The EVGA Torq X10 Mouse

At this point, we should note that there are two versions of the Torq X10 mouse, the standard version and the carbon fiber one. The only difference between the two models is that the former uses standard plastic body materials, while the latter has some of them replaced with carbon fiber. The one depicted in this review is the standard version.

The Torq X10 is a symmetric, ambidextrous mouse with dotted matte top surfaces and glossy black sides. Each side sports two large red buttons that are strangely marked as "1" and "2" on either side of the mouse. It also has a large, ribbed scroll wheel, right above the DPI adjustment buttons. The Torx screw that adjusts the height of the mouse can be seen at the front, under the plastic body. By removing the top cover of the mouse, the user can insert the weights. Note however that only two out of the six provided weights can be inserted, limiting the maximum weight increase to a measly 12 gr (2 x 6 gr).

As far as quality is concerned, our feelings are mixed. We found very high quality Omron switches beneath the two main buttons, but that is not true for the side buttons, which feel a little mushy and wobbly. Although the body of the mouse is plastic, the frame is metallic, providing increased mechanical cohesion and ruggedness. The glossy sides of the Torq X10 however are somewhat slippery and give the mouse a cheap feel. This is probably not the case with the carbon fiber version, but shelling out $30 extra just for the feel of a mouse is not particularly cost-effective.

Beneath the mouse, we found one button and the Avago 9800 laser sensor. This button's default action is profile selection, making EVGA's choice of placement a double-edged knife; you will certainly not accidentally click it while gaming but you cannot change profiles on the fly either.

Introduction, Packaging & Bundle Performance and Software
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  • stevenmi89 - Tuesday, August 19, 2014 - link

    maybe you have big hulk hands. i find it very comfortable.
  • Mumrik - Tuesday, August 19, 2014 - link

    As far as I know I have large hands, but not enormous, yet every mouse I've ever tried has been a natural claw grip for me. They all feel like silly little toys. Never did own an old-school Boomslang. Those looked pretty big.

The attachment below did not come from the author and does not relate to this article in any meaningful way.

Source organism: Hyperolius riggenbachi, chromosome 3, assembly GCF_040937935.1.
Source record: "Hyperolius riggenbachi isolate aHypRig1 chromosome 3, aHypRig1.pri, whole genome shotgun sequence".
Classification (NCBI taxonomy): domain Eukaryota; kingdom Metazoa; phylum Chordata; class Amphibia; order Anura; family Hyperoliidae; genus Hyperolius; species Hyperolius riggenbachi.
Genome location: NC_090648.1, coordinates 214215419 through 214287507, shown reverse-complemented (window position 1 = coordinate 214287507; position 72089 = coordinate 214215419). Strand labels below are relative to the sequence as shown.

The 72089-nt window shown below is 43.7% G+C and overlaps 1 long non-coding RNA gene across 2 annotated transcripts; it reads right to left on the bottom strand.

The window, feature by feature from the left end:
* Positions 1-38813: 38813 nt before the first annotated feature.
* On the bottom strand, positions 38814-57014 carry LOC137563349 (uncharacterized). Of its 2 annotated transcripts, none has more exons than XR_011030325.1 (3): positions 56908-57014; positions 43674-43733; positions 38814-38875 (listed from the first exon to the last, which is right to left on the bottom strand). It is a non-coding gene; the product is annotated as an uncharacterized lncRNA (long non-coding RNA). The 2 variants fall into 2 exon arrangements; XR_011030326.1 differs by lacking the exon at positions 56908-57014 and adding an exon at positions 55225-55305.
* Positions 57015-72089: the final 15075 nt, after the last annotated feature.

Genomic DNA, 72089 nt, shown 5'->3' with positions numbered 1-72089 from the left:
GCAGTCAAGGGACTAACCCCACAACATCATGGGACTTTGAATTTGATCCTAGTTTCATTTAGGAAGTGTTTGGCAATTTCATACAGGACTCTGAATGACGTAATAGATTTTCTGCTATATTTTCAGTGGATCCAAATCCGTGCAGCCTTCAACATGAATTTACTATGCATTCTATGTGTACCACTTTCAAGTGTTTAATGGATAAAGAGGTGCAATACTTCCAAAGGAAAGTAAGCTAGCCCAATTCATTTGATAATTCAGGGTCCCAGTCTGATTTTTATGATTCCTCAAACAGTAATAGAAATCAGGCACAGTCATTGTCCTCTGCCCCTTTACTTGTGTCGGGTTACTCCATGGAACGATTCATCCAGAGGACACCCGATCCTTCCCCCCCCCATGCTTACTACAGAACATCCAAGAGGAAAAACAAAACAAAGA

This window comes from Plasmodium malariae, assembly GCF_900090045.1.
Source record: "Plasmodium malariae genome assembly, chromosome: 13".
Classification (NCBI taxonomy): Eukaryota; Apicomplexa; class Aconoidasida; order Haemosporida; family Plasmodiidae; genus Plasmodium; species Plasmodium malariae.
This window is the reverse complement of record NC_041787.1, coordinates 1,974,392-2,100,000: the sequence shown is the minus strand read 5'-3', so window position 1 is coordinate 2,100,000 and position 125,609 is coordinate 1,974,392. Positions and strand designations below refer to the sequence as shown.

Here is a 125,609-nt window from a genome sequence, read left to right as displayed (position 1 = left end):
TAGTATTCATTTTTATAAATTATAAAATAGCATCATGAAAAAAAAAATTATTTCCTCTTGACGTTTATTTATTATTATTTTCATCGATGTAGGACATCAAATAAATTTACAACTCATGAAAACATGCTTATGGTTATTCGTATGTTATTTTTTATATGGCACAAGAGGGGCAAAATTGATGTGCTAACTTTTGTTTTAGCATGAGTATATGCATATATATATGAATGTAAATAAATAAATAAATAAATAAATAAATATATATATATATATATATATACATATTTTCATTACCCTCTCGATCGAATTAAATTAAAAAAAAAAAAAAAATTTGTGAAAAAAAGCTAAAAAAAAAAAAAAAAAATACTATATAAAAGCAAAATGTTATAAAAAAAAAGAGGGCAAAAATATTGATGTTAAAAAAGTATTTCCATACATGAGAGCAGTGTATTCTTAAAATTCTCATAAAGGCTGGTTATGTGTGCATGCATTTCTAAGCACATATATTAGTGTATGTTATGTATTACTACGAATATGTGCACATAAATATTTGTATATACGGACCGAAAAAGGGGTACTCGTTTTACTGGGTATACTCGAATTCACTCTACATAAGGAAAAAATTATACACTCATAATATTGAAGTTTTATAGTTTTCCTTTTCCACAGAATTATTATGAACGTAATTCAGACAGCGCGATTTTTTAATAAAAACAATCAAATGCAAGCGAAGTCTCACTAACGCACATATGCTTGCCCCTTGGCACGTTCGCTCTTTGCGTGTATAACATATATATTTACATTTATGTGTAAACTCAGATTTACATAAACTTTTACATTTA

• Footman36 - Tuesday, August 19, 2014 - link

    I also tried the G502 mouse and I have smallish hands for a guy. I still felt that my pinky was being dragged across the mat! The mouse went back... I'm still using my Deathadder but I would really like to find a decent claw grip mouse....
  • BColes - Wednesday, August 20, 2014 - link

    What mouse would you recommend for larger hands?
  • willis936 - Monday, August 18, 2014 - link

    I'm still happily using a logitech g5 from ages past. There are only two things that could ever be improved on it:
    1. a few more DPI (like 2400 rather than 1600, but not 8000)
    2. programming 5 custom DPI levels to the mouse without reliance on drivers. I can't tell you how many times programs bypass the drivers and all of a sudden my DPI settings are wonked.

    All of this other stuff is just to get you to pay a lot of money. The best gaming mouse today should be $50.
  • mindbomb - Monday, August 18, 2014 - link

    when are there going to be usb 3.0 mice? they would provide lower latency and greater battery life.
  • flyingpants1 - Monday, August 18, 2014 - link

    What on earth makes you think that?
  • jordanclock - Monday, August 18, 2014 - link

    The battery life on wired mice is phenomenal.
  • ddriver - Tuesday, August 19, 2014 - link

    Well, his logic is 3 is more than 2, so it outta be better, right? :)
  • Samus - Monday, August 18, 2014 - link

    The polling rate for USB 3.0 is actually slower, so it'd be worse.

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